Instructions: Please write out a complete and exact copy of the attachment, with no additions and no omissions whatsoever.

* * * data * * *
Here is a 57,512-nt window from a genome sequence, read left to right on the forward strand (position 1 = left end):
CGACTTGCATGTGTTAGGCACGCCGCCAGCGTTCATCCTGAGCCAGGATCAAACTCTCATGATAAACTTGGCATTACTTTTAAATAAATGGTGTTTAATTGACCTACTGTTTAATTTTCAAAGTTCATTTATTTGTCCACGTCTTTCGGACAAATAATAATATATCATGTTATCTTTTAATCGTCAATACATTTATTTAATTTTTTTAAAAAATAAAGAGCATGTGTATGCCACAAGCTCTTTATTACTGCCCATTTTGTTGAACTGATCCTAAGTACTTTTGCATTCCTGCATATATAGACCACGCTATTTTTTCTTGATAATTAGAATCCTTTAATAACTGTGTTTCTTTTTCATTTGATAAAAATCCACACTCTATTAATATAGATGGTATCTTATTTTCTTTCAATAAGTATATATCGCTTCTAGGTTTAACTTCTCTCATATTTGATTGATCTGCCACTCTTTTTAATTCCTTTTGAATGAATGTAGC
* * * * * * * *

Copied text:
Here is a 57,512-nt window from a genome sequence, read left to right on the forward strand (position 1 = left end):
CGACTTGCATGTGTTAGGCACGCCGCCAGCGTTCATCCTGAGCCAGGATCAAACTCTCATGATAAACTTGGCATTACTTTTAAATAAATGGTGTTTAATTGACCTACTGTTTAATTTTCAAAGTTCATTTATTTGTCCACGTCTTTCGGACAAATAATAATATATCATGTTATCTTTTAATCGTCAATACATTTATTTAATTTTTTTAAAAAATAAAGAGCATGTGTATGCCACAAGCTCTTTATTACTGCCCATTTTGTTGAACTGATCCTAAGTACTTTTGCATTCCTGCATATATAGACCACGCTATTTTTTCTTGATAATTAGAATCCTTTAATAACTGTGTTTCTTTTTCATTTGATAAAAATCCACACTCTATTAATATAGATGGTATCTTATTTTCTTTCAATAAGTATATATCGCTTCTAGGTTTAACTTCTCTCATATTTGATTGATCTGCCACTCTTTTTAATTCCTTTTGAATGAATGTAGC